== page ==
Tuesday, 28 February 2012

You paid to download it, so do you own it?


Paul Sweazey on the crucial difference between owning copyrighted material and licensing it. 

Paul will be presenting on this at Consumers International's global conference Consumers in the Information Society: Access, Fairness and Representation, 8-9 March, Kuala Lumpur, Malaysia.



Is Resale the key to Consumer Ownership?
If you can't resell it, you don't own it; if you can, then you do. That seems to be the message from US Federal Court Rulings over the past two years in a case called "Vernor v. Autodesk". 

After an initial ruling and an appeal that overturned it, the implication was that buying to own required three things: 
(1) only pay once
(2) possession doesn't expire, and
(3) the license doesn't forbid resale. 

This was just one case in one jurisdiction (the US), but it is clear that legal minds are grappling with the difference between licensing and owning, and with the equivalence of ownership and the right to resell.

Consumer voice should help define ownership
If consumers are to have the right to own the movies, music, books, and games that they buy and download, then shouldn't consumer advocates be involved in defining ownership, drafting the boilerplate license agreements, and specifying the attributes of digital personal property? Should you be waiting for Hollywood, or the music labels, or book publishers to do these things without you?

A2K conference
I'm going to be speaking at the upcoming global conference, Consumers in the Information Society: Access, Fairness and Representation organised by the A2K Network. I'll speak about a technological middle ground called the IEEE P1817 Standard for Consumer-ownable Digital Personal Property. The standard will define the technology by which a movie, song, book, or game can be made both copyright-respectful and consumer-ownable. During the talk I will describe the concerns of groups such as the Motion Picture Association of America (MPAA) and the Electronic Frontier Foundation (EFF) over P1817, but I hope you won't be disappointed when I fail to demonise either side.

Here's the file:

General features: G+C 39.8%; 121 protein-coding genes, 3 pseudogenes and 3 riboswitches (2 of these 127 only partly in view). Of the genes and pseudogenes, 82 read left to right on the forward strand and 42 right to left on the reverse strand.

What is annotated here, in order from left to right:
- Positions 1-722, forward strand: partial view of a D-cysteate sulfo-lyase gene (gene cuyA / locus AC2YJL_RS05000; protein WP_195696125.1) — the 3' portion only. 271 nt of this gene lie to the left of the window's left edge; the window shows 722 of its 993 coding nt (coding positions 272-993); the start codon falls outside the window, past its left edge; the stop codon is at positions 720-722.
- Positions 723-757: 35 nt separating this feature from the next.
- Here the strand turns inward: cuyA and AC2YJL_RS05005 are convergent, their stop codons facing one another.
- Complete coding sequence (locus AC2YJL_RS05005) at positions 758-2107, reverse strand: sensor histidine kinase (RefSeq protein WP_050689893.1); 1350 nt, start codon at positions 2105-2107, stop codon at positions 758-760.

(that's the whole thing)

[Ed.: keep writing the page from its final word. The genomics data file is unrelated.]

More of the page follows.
There are certain baselines that neither side should compromise, and those baselines are strictly honored by the Digital Personal Property (DPP) standard:
  • Suppliers (copyright holders) will never stop defending their right to control public distribution (the essence of IP ownership).
  • Consumers will never stop claiming their right to unfettered and unmonitored private usage, sharing, customisation, and exchange of what they buy (the essence of personal ownership).
  • Both will defend their baseline rights whether the product is physical (shippable) or downloadable (electronically deliverable).
If your goal is to find a peace that nurtures both global commerce and individual freedom, then you should pay close attention to what you'll hear at the conference. We will discuss some revolutionary ideas — ideas so new that almost no one has heard of them, and ideas so obvious that it took a digital revolution to make us forget them.

Ownership an illusion
We are all witnessing a trend toward online services and away from the sale of digital content. This trend raises critical questions: Is it in the interest of consumers that their only choice for digital products is to subscribe to a service? Is it no longer important for consumers to have the option of full privacy and autonomy in their access to copyrighted works? Is it right for IP ownership to be enduring and consumer ownership to be an illusion? If you don't want this state to solidify as the future norm, then you had better define what consumer ownership is, and you had better provide the legal and technological means for it to exist. Let's discuss how.

I look forward to a lively discussion in Kuala Lumpur.

Paul Sweazey is Chair of the IEEE's standards committee for Digital Personal Property.

1 comment:

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